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Compiling and installing a custom kernel driver for Power PMAC


Sina.Sattari
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I had to compile a driver for a Tektronix AFG1022 signal generator in order to be able to use the SCPI (Standard Commands for Programmable Instruments) standard interface provided on this device.

 

The driver in question required for this device is called: USBTMC. The USBTMC support under GNU/Linux systems is provided in two ways: native support in the Linux kernel and the legacy USBTMC kernel module developed by Agilent. Since the kernel 2.6.28-11 the native module is not working properly, although we are trying to solve this issue, the best solution for now is to use the module provided by Agilent (download here). This procedure is supported for kernel 2.6.28-11 only, since tests in newer versions didn't work.

 

Since the kernel compilers are not installed on Power PMAC for storage space considerations, the cross compiler included in IDE installation can be used for this purpose. This means the driver will be compiled under Windows environment and then transferred and installed under Power PMAC.

 

First, download the source code of the module here

 

Unzip the contents into a folder on your Windows computer. In this example, we use C:\usbtmc folder.

 

The makefile provided with the package is missing essential parts for compilation on a cross compiler, which is why we will use a makefile template from IDE. The makefile needed for the kernel driver compilation is the same as the makefile IDE uses for compilation of realtime routines with a bit of modification. You can obtain a copy of this makefile, by openning a new project under Power PMAC IDE, selecting build action of "Compile" under properties for usercode.c file under "C Language\Realtime Routines" folder of the Project and selecting "Build" from the context menu of project. Once the build is completed, using windows explorer, browse to location which the empty project is saved and copy the make file to C:\usbtmc folder.

 

Make the following modifications in the make file:

 

Under obj-m parameter only include the object name we want to compile:

 

Original code:

obj-m	+= usralgo.o
usralgo-objs := usralgomain.o \
usrcode.o

 

should be changed to:

obj-m	+= usbtmc.o

 

Also under "all:" section make the following changes:

Original code:

all::
cp -f /usr/local/usralgo/usralgomain.c $(PWD)
$(MAKE) -C $(KSRC) SUBDIRS=$(PWD) modules
mv -f usralgo.ko ../../bin/Debug/

 

should be changed to:

all::

$(MAKE) -C $(KSRC) SUBDIRS=$(PWD) modules

 

Once these changes are done, save the makefile and exit the editor.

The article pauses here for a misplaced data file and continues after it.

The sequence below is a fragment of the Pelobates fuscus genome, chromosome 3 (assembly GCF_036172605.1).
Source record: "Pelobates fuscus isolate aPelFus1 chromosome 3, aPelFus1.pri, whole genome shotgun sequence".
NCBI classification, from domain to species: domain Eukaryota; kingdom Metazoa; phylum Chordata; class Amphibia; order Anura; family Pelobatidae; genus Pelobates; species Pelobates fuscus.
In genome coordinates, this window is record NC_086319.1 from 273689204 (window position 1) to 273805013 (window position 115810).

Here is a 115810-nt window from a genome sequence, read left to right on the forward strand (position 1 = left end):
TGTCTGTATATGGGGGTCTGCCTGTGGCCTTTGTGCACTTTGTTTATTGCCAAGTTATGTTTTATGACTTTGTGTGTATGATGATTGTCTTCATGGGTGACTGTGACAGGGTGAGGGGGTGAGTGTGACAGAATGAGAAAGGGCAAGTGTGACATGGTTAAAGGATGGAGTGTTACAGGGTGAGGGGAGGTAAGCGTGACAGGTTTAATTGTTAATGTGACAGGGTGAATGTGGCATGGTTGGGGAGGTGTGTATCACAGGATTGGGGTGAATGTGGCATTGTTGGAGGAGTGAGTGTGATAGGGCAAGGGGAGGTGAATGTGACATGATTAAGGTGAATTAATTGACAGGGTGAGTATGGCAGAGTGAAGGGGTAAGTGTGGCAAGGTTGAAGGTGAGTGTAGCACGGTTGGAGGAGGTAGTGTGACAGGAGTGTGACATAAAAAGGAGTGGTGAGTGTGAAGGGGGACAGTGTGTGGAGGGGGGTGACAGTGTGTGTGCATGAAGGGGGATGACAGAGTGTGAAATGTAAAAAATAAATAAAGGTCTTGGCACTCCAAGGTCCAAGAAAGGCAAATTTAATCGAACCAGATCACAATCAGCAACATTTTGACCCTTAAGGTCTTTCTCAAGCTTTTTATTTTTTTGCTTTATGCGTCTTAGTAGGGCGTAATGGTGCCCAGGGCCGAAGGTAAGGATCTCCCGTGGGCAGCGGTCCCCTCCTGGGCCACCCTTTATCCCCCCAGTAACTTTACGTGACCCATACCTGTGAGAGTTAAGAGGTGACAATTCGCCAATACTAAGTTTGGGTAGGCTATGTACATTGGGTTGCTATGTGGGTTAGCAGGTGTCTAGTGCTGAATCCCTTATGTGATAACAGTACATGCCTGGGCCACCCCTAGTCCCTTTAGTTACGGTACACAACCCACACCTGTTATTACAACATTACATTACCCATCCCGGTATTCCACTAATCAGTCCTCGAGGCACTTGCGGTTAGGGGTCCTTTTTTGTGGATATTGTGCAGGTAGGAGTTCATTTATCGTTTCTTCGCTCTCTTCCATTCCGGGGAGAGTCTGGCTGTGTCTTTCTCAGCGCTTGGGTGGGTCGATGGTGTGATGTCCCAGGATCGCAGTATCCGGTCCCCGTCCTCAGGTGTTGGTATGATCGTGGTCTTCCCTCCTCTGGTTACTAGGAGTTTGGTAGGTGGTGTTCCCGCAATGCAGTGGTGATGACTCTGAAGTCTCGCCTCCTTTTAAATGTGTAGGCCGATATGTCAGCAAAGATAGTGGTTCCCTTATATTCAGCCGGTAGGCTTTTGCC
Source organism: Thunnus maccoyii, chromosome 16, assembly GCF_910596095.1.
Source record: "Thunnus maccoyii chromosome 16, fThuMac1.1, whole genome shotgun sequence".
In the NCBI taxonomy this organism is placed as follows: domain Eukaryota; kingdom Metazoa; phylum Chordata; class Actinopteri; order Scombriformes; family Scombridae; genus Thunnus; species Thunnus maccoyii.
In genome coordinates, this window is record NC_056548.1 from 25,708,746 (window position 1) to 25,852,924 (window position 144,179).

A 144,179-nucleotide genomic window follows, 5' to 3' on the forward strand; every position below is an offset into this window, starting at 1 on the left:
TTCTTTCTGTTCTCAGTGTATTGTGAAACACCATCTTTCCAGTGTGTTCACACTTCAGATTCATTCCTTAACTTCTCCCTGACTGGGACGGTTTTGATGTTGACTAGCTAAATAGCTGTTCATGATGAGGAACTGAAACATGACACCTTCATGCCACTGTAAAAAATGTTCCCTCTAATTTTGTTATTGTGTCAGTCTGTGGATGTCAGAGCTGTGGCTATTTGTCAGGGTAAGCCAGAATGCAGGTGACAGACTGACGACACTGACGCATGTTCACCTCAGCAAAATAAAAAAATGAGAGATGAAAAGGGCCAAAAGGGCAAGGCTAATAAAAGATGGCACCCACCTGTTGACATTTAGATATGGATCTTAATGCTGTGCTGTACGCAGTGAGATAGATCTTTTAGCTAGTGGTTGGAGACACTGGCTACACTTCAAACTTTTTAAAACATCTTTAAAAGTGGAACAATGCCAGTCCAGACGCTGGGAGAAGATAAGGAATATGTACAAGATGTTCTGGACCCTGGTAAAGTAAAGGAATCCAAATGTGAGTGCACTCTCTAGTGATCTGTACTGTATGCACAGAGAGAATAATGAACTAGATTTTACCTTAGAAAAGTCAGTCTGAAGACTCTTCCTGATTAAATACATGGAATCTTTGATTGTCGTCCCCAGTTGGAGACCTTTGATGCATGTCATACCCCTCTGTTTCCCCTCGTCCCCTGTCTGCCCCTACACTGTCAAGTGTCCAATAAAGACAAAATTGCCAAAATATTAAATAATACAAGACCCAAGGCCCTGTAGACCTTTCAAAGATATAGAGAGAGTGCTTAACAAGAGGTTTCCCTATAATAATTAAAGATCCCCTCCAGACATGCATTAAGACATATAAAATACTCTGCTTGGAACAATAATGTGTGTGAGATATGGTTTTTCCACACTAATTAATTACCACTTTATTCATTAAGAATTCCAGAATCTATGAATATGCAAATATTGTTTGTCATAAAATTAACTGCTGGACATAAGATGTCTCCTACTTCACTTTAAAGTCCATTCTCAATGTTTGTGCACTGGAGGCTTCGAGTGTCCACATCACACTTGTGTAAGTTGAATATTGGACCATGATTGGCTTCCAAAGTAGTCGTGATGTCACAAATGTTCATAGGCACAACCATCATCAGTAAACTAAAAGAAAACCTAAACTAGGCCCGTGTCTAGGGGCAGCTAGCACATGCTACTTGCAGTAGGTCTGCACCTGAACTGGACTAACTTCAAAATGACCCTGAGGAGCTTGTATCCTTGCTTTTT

Go to Environment Variables for windows (Windows 7: Control Panel>System>Advanced system settings>Environment Variables)

Under System Variables, find DTBUILDPATH variable and copy its value to clipboard. This is required for next step.

 

Open a command prompt (Start>Accessories>Command Prompt)

send the following command:

 

path=C:\DeltaTau\Power PMAC IDE\compilers\bin;C:\DeltaTau\Power PMAC IDE\compilers\usr\local\bin"

The path value shown above is the save value copied into clipboard from System variable DTBUILDPATH in previous step.

 

In command prompt, change directory to "C:\usbtmc":

 

cd c:\usbtmc

 

execute the following command and the compilers pointed to by the newly defined path system variable will take the default Makefile, which we modified earlier and generate the usbtmc.ko file.

 

make

 

Once the usbtmc.ko file is compiled, transfer the file to ftp://[your_power_pmac_ip_here]/gather folder using Windows Explorer.

 

From this point on, we are executing the command on a CLI from Power PMAC using SSH or Telnet terminal:

Now we have to move the file to non-volatile memory and make it load upon each boot. To do this lets make the non-volatile memory write-enabled:

mount -o remout,rw /

 

Lets copy the file from its temporary location to its permanent location:

cp /var/ftp/gather/usbtmc.ko /lib/modules/3.2.21-powerpmac-smp/kernel/drivers/usb/

 

Note that your kernel on Power PMAC may be different from what us shown here. Please adjust the folder name accordingly.

 

Now we have to make a start-up script for loading this driver upon boot. Use nano text editor to create this shell script:

 

nano /.readonly/etc/init.d/usbtmc

 

Paste the following code in the editor:

 

#!/bin/sh
### BEGIN INIT INFO
# Provides:          usbtmc
# Required-Start:
# Required-Stop:
# Should-Start:
# Default-Start:     2
# Default-Stop:
# Short-Description: Adds usbtmc driver to kernel
# Description:       Adds USBTMC driver to kernel for Tektronix Units
### END INIT INFO



case "$1" in
 start|"")
       insmod /lib/modules/3.2.21-powerpmac-smp/kernel/drivers/usb/usbtmc.ko
       ;;
 restart|reload|force-reload)